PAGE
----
Judging by your track record
Year after year, schools enroll new students. For public schools, the process is a little less rigorous, but for most private schools, each student has to go through some sort of application process that determines their ability to succeed in that environment. An essay, teacher recommendations…something to help determine if they are “acceptable”. Whether public or private, all students start the school year off with a track record – all the facts that make up the student’s academic story.
But do educators equally judge the students they serve? More often than not, those with acceptable track records are not judged on their past, but on their potential. Interestingly enough, those with tarnished records are not judged on their potential but on their past. Is that fair to the student? Don’t all students have the potential to succeed? Does a student’s track record measure who they will turn out to be or do they grow to measure up to their track record?
In any case, a student’s file might suggest potential, but it doesn’t determine success. Educators play a huge role in helping to shape the success of a child. We’ve heard multiple stories from successful adults about the “teacher that changed their life” – the educator that saw their potential and helped them realize it, too.
Although difficult, teachers must see the potential in every child they serve. They must see that there is room for growth in each child in order to believe that there is greater potential. And more than that, they must make the child believe it! A fixed mindset cannot function in a world of potential because the fixed mindset doesn’t value the search for better.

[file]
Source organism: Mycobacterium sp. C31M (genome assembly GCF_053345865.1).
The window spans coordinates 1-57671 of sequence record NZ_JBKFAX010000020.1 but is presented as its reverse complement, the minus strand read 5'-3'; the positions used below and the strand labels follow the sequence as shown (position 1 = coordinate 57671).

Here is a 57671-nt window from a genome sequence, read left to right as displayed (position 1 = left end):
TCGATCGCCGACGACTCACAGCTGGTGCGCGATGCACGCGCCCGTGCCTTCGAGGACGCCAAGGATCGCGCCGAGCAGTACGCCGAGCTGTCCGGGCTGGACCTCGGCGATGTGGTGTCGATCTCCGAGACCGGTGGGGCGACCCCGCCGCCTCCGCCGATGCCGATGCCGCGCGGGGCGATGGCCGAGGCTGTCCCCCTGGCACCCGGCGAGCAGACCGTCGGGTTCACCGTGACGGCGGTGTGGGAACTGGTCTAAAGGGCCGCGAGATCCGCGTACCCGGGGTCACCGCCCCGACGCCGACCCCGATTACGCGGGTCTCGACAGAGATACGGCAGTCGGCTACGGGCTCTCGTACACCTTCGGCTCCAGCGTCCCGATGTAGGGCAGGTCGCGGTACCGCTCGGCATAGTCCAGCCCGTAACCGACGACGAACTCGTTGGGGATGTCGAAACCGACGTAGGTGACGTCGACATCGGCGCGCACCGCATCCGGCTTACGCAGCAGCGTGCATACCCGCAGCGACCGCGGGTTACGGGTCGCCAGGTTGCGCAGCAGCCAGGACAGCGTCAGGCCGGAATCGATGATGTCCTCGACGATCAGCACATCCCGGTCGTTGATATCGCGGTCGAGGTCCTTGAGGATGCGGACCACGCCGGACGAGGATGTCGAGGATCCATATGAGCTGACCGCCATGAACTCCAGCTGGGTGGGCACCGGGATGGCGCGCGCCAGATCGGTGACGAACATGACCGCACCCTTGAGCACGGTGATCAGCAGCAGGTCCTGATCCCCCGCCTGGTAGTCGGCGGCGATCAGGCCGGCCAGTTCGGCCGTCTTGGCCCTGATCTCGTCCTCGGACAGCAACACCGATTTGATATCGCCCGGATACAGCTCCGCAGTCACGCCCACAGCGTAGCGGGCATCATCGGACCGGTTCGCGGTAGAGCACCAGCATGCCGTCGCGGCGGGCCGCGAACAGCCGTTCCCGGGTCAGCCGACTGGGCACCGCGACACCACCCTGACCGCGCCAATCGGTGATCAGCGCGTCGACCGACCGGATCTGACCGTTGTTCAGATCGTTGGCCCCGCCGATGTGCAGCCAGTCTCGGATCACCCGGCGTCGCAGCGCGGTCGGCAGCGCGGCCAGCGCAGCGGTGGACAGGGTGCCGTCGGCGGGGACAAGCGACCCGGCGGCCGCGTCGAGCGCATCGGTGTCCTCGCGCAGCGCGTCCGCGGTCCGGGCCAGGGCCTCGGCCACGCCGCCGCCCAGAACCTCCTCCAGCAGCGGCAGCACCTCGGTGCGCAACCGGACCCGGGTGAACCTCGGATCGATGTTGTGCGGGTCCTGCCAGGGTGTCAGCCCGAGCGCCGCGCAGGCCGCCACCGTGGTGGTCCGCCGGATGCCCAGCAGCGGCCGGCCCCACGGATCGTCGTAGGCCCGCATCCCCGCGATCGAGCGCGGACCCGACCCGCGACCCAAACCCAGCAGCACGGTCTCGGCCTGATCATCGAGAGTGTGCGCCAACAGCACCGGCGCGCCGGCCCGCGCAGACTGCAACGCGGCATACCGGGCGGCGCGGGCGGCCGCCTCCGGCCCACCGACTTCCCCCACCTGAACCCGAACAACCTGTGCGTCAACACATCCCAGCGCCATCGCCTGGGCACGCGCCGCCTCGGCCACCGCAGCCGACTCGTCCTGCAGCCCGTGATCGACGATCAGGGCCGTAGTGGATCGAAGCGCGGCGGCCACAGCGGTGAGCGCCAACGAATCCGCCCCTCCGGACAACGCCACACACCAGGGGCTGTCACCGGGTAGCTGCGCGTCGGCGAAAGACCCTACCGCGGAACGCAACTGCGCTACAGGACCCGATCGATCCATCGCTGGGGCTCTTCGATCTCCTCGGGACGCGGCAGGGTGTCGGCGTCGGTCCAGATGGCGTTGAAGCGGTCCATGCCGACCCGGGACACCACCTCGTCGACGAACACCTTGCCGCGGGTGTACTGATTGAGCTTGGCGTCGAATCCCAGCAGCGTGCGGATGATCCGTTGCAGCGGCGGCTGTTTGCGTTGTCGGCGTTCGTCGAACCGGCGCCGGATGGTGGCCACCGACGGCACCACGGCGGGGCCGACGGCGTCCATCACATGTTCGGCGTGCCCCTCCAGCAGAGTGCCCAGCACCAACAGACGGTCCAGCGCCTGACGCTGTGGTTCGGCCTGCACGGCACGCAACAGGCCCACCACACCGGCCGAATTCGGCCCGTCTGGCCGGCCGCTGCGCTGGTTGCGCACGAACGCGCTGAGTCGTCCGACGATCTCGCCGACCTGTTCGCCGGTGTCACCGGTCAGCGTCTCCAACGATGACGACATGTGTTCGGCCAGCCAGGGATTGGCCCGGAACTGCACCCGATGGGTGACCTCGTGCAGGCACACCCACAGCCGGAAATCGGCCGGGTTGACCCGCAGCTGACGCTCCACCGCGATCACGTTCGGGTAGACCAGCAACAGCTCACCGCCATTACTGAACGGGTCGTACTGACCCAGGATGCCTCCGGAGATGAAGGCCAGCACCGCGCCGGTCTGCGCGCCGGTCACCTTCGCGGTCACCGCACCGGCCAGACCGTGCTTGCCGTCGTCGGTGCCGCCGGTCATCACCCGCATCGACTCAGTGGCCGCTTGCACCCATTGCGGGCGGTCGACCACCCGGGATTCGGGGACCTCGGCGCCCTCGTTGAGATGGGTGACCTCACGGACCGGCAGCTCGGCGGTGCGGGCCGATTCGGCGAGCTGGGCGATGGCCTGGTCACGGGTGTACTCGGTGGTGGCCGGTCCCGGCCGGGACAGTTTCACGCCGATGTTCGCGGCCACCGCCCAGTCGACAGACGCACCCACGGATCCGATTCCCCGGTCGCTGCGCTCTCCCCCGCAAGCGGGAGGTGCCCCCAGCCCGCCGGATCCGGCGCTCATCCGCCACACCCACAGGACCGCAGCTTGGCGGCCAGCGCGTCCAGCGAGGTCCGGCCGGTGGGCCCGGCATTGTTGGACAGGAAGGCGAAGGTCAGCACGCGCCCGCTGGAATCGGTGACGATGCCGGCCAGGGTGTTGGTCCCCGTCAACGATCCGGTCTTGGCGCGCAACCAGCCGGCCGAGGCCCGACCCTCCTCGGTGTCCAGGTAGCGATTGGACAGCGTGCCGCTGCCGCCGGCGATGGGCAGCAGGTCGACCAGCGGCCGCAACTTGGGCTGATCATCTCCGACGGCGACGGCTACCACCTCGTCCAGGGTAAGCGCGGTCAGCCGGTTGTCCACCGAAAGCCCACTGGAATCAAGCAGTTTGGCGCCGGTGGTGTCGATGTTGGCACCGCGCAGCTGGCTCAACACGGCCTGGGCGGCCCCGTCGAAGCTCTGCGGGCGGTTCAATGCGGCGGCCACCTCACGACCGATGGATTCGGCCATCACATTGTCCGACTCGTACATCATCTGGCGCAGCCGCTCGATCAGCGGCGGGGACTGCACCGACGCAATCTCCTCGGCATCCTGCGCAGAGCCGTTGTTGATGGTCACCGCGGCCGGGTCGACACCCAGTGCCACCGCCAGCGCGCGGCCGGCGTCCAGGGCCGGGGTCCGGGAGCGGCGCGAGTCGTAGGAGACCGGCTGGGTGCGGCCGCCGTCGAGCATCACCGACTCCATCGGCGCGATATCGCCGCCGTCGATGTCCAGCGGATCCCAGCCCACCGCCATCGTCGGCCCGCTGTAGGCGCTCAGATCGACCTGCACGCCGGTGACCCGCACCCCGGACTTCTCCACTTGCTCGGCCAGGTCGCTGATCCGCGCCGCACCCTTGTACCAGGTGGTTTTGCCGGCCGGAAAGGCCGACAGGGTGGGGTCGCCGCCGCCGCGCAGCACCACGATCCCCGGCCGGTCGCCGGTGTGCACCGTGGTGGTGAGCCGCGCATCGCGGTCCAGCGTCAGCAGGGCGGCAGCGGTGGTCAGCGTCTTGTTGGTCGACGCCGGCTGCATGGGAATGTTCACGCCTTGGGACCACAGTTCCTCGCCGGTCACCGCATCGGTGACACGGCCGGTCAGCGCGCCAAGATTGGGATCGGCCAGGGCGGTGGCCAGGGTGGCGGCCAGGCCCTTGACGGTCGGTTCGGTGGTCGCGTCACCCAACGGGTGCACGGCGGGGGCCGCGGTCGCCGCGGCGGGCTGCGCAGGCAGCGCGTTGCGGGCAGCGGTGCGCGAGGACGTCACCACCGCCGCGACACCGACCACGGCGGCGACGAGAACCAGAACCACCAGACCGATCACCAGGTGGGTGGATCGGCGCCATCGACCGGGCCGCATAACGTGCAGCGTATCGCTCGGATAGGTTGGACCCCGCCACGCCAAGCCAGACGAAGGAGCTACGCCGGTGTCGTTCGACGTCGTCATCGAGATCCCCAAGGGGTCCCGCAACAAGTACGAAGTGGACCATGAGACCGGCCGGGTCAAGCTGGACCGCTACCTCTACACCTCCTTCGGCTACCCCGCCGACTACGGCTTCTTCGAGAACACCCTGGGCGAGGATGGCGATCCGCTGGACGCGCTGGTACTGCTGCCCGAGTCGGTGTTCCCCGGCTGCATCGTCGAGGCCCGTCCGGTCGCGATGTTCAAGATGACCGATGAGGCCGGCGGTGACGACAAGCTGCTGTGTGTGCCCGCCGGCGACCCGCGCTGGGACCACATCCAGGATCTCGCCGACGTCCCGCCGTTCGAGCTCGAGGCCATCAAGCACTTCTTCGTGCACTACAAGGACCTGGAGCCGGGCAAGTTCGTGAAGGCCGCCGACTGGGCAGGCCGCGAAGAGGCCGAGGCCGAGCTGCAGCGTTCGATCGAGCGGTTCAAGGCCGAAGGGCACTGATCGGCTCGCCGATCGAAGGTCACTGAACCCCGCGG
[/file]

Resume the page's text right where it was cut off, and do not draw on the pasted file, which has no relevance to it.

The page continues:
Potential includes the achievements just beyond what a student has already done. However, to truly work towards attaining that next best level of growth, one needs to value getting to the next level more than they value the one they have already attained. This does not always come natural for a child. Helping a child discover his or her potential is an exercise in finding and pushing their limits.
Success can only be achieved through effort, willpower, resilience, perseverance, and grit. Yes, grades and test scores are important, but without the aforementioned, one cannot consistently find success nor discover their true potential.
Many will argue that it’s the parents’ job and that the seed of success is planted at home. The reality is that not every student has the most ideal, supportive family life. Statistics show troubling numbers of children nationwide who don’t receive even the basic needs of survival, such as food and shelter, from their “home life”. When a child’s reality is a life you wouldn’t wish on your worst enemy or they are living through a situation you can’t begin to fathom because it seems so out of the realm of civility, how do you expect them to thrive and believe in themselves at school? The process to begin tackling these issues is so multifaceted, and of course there is not one concrete solution, so as an educator what do you do? Do you just throw your hands up and say oh well if they are not getting the support they need at home, there is nothing I can do about it at school?
Tomorrow you will get another chance to help your students discover their own potential. Will you be the inspiration they need?
Let us know. What do you do to inspire your students to reach their potential?